Self-managed teams also typically have unlimited paid time off. This fits with their self-management approach, as employees trust that they will only take vacation when their workload and team can handle it, and that they will not abuse this policy.

9 reasons your company should build self-managed teams

Transitioning from the traditional leadership hierarchy to self-managed teams is not an easy task. It requires buy-in from employees and managers, resources and time. However, when developed correctly, these teams can inspire innovation, enrich company-wide relationships, and put your company on a fast track to achieving your goals.

If you strive for any of the following goals, self-managed teams can help you achieve this goal:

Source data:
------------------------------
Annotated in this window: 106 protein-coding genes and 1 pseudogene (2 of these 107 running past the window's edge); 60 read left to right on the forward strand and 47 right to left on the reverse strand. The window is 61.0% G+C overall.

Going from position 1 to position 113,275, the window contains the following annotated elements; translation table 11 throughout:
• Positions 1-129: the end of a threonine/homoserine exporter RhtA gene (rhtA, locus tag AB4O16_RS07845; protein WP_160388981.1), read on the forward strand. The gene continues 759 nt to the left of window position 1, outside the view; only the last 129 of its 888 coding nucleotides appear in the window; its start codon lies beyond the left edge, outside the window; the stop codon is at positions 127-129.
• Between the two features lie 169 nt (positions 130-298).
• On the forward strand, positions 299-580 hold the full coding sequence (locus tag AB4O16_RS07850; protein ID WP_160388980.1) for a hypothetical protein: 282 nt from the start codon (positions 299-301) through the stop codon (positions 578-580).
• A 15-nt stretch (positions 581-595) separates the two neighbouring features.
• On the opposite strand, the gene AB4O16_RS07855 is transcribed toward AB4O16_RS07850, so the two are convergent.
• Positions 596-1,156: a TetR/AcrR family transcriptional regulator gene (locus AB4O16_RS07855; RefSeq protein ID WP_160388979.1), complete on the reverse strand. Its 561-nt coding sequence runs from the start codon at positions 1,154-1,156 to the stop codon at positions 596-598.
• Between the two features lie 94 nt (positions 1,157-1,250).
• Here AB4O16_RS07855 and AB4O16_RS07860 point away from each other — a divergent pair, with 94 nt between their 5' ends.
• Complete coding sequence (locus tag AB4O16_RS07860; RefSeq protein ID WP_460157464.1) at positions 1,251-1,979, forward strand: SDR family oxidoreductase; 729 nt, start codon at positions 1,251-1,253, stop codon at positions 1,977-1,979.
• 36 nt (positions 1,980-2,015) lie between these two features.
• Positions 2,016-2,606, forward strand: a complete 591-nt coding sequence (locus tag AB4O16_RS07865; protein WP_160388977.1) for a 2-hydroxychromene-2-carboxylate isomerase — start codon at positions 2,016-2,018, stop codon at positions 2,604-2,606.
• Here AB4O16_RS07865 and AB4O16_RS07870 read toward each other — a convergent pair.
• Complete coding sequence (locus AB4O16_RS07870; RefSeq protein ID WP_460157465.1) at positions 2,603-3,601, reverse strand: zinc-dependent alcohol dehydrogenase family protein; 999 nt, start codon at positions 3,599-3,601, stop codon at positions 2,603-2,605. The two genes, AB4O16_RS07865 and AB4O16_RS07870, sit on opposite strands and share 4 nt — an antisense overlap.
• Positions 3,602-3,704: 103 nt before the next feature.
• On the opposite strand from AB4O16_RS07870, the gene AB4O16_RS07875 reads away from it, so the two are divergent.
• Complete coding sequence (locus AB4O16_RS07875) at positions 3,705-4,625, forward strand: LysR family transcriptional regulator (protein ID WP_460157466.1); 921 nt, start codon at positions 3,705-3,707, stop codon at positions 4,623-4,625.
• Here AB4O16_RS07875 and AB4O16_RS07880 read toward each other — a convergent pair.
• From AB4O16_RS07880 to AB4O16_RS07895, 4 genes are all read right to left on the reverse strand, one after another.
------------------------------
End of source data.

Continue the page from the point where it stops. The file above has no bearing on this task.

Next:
1. Employees develop new skills

Working in a self-managed team allows employees to explore underdeveloped skills. For example, as they work together to plan and execute a variety of tasks, they have the opportunity to improve their problem-solving, communication and organizational skills.

2. Employees can try out new roles

In some self-managed teams, employees have the opportunity to try out different roles to learn from their colleagues and develop entirely new skills.

Employees want to constantly learn and develop; if their position or development stagnates, they may look for other employment opportunities. Instead, joining a self-managed team provides an environment of experiential learning and skills sharing where they can safely explore a new role within the company and gain insights from their colleagues.

3. Employees gain leadership skills

Employees in self-managed teams have the unique opportunity to develop and expand their leadership skills. While many employees don't have this opportunity in their usual role, working in these smaller self-managed teams gives everyone a level playing field and the opportunity to lead, advise or contribute in new ways.